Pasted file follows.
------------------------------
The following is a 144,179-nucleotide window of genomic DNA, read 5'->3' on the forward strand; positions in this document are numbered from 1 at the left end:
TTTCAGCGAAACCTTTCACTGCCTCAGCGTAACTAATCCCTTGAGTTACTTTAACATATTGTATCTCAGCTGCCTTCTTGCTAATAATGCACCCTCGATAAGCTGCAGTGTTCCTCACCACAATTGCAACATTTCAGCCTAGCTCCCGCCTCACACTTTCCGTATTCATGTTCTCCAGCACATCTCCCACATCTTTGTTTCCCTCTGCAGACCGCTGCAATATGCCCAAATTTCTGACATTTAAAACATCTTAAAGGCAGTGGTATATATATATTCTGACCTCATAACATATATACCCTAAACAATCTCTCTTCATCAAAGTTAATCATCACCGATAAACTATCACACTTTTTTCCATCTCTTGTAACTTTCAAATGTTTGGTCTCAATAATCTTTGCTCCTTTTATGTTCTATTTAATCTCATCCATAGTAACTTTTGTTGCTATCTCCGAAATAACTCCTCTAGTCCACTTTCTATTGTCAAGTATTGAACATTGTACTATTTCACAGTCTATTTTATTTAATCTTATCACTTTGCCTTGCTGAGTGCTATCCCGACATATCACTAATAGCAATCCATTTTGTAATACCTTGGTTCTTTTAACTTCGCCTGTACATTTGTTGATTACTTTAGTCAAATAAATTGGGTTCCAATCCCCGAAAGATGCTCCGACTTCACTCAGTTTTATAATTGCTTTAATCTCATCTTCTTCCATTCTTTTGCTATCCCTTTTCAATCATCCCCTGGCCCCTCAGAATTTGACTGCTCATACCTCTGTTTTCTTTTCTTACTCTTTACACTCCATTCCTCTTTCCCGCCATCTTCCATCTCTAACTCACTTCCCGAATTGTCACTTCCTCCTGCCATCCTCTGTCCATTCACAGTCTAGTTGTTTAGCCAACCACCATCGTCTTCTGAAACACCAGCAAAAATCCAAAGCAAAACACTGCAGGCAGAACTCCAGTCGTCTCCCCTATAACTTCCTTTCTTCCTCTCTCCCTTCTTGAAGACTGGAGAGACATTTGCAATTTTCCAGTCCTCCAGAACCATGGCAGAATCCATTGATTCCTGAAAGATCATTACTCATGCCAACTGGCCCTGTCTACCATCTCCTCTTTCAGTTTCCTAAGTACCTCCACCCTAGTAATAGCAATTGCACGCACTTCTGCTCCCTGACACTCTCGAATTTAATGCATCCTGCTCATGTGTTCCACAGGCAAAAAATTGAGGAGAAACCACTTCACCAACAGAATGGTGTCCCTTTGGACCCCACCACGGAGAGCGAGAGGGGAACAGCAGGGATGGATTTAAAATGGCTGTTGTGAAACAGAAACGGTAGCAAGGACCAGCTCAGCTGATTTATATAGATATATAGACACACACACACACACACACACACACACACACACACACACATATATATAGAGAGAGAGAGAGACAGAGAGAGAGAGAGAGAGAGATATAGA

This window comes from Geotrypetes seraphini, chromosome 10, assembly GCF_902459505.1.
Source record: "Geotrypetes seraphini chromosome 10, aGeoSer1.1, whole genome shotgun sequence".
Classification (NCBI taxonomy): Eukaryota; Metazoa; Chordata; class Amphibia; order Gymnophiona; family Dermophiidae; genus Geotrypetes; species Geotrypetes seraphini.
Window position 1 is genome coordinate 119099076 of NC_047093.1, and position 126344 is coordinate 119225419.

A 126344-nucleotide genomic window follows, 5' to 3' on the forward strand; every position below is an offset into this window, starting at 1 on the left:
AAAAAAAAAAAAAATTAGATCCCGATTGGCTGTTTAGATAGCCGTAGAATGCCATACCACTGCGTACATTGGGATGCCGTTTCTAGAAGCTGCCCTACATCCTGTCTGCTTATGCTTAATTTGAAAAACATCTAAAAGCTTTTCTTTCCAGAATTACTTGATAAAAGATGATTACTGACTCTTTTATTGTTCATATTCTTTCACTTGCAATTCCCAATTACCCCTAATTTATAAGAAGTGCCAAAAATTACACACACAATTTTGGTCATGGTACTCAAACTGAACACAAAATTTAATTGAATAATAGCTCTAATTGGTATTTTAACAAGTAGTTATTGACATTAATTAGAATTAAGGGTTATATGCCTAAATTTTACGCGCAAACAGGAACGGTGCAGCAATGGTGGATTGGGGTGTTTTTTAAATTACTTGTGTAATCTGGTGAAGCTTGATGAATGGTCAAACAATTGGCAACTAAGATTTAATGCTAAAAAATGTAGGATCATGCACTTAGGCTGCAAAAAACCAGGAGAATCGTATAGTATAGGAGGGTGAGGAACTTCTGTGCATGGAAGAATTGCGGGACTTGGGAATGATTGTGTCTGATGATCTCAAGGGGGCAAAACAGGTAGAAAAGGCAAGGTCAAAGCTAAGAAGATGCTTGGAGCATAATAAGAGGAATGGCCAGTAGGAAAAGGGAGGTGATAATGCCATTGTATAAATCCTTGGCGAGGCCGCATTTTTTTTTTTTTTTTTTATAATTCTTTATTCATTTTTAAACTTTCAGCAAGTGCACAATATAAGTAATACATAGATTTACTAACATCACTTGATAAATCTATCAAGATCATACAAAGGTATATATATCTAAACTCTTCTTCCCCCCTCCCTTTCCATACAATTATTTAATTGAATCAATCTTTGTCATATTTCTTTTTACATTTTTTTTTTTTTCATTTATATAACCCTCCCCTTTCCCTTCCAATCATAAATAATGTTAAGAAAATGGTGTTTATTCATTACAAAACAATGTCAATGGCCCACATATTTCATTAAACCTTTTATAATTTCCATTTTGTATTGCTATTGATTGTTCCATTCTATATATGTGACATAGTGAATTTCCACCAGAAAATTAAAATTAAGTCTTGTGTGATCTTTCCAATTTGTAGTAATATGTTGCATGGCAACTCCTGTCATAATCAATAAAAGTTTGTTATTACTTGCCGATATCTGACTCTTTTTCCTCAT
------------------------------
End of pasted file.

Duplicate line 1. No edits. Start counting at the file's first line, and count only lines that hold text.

The following is a 144,179-nucleotide window of genomic DNA, read 5'->3' on the forward strand; positions in this document are numbered from 1 at the left end: